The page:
Prison Business

Prison Business

Both juveniles and adults populate the vast American prison business systems. This method of dealing with those who break the law has been around for centuries. While modern day American prisons do a somewhat better job of responding to the actual needs of prisoners, they have a very long way to go before actually dealing effectively with those sentenced to them.

The costs of incarcerating people, guilty or not, and needing it or not, have risen as the population has exploded. Those costs have always been born by those not sent to prison….American taxpayers. Basically, prisons are like businesses without the accountability demanded of for profit businesses. Anyone familiar with how business works, knows that if a business has a product return rate of 25% and more, it is not sustainable. A prison is essentially a business without the accountability demanded by investors. Yet, prisons, as we know them, receive annual funding irrespective of their “product” success or failure. The Texas Department of Criminal Justice receives about 3.3 billion every year. Any private business with that amount of spending would never escape accountability…..but such has been the case.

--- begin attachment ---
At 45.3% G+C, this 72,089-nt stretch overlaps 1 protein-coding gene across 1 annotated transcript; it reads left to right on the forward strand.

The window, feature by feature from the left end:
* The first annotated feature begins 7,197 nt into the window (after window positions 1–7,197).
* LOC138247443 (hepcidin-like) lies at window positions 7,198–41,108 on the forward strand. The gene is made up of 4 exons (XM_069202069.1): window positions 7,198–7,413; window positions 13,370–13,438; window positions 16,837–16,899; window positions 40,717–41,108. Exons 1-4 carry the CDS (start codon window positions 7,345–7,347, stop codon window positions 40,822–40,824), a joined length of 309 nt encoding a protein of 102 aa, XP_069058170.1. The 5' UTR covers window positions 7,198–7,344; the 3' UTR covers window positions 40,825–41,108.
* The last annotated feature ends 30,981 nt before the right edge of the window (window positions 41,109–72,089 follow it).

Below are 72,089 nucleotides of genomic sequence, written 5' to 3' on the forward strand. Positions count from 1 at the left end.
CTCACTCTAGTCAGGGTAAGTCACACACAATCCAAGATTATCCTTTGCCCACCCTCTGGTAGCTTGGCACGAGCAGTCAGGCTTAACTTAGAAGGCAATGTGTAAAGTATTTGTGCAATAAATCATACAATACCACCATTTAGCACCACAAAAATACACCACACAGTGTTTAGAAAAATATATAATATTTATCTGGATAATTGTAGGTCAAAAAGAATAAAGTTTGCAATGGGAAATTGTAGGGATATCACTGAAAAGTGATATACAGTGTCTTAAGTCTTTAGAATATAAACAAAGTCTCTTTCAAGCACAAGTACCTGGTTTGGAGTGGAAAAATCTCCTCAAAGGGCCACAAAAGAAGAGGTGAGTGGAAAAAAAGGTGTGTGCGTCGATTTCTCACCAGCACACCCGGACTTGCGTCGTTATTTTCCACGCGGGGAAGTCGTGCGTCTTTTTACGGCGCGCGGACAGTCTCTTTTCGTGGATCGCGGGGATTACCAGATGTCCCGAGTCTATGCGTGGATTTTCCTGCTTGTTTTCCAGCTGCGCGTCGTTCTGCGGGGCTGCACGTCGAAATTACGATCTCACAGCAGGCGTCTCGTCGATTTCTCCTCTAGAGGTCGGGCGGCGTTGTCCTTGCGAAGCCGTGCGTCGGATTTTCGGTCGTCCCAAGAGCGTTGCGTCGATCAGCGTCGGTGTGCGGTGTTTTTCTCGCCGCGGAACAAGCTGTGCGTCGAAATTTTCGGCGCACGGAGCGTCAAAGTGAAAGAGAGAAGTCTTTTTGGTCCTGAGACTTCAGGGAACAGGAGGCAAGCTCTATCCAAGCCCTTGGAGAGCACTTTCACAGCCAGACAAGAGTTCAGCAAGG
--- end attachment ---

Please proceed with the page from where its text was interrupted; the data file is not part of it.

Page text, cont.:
Imagine what would happen if businessmen were to be put in charge of prisons. They would not care about partisan politics, or re-election…..they would be focused on how to improve the bottom line. They would take a practical look at what works and change what doesn’t. They would not keep those ready for released locked up way beyond necessary because it would waste too much money. The kind of change they would initiate would pale in comparison to the tiny incremental change currently fashionable among the partisan politicians currently in charge.

It seems the endless lust for punishment has blinded the senses of those who perpetuate the failed systems in place throughout our great country. The time for something bigger and bolder is long overdue. In the article linked here, such a vision is proposed by William R. Kelly, professor at the University of Texas.

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